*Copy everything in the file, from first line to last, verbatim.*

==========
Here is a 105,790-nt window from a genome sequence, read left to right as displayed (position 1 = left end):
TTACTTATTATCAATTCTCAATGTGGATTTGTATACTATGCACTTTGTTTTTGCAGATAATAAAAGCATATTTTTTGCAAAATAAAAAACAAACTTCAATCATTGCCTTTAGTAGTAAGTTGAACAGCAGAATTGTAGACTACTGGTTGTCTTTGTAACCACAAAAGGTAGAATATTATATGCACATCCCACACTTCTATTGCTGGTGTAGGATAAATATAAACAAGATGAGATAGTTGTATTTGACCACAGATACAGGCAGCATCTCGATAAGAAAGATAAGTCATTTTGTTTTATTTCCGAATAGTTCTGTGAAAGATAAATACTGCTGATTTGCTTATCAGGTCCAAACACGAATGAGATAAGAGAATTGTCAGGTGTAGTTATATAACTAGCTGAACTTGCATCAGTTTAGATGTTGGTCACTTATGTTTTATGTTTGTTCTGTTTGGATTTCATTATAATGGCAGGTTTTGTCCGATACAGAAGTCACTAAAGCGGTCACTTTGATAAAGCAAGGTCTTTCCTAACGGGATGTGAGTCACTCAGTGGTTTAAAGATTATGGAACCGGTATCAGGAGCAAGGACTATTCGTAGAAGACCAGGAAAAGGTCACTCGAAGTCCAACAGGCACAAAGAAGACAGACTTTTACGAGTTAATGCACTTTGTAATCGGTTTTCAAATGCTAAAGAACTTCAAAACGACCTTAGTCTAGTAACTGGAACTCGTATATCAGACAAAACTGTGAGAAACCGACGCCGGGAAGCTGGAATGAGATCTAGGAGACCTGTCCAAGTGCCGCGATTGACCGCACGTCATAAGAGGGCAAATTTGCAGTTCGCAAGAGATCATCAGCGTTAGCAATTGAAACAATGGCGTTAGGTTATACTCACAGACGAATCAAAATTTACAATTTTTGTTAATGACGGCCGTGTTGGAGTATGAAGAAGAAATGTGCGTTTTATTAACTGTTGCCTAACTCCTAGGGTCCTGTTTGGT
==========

Here is a 105,790-nt window from a genome sequence, read left to right as displayed (position 1 = left end):
TTACTTATTATCAATTCTCAATGTGGATTTGTATACTATGCACTTTGTTTTTGCAGATAATAAAAGCATATTTTTTGCAAAATAAAAAACAAACTTCAATCATTGCCTTTAGTAGTAAGTTGAACAGCAGAATTGTAGACTACTGGTTGTCTTTGTAACCACAAAAGGTAGAATATTATATGCACATCCCACACTTCTATTGCTGGTGTAGGATAAATATAAACAAGATGAGATAGTTGTATTTGACCACAGATACAGGCAGCATCTCGATAAGAAAGATAAGTCATTTTGTTTTATTTCCGAATAGTTCTGTGAAAGATAAATACTGCTGATTTGCTTATCAGGTCCAAACACGAATGAGATAAGAGAATTGTCAGGTGTAGTTATATAACTAGCTGAACTTGCATCAGTTTAGATGTTGGTCACTTATGTTTTATGTTTGTTCTGTTTGGATTTCATTATAATGGCAGGTTTTGTCCGATACAGAAGTCACTAAAGCGGTCACTTTGATAAAGCAAGGTCTTTCCTAACGGGATGTGAGTCACTCAGTGGTTTAAAGATTATGGAACCGGTATCAGGAGCAAGGACTATTCGTAGAAGACCAGGAAAAGGTCACTCGAAGTCCAACAGGCACAAAGAAGACAGACTTTTACGAGTTAATGCACTTTGTAATCGGTTTTCAAATGCTAAAGAACTTCAAAACGACCTTAGTCTAGTAACTGGAACTCGTATATCAGACAAAACTGTGAGAAACCGACGCCGGGAAGCTGGAATGAGATCTAGGAGACCTGTCCAAGTGCCGCGATTGACCGCACGTCATAAGAGGGCAAATTTGCAGTTCGCAAGAGATCATCAGCGTTAGCAATTGAAACAATGGCGTTAGGTTATACTCACAGACGAATCAAAATTTACAATTTTTGTTAATGACGGCCGTGTTGGAGTATGAAGAAGAAATGTGCGTTTTATTAACTGTTGCCTAACTCCTAGGGTCCTGTTTGGT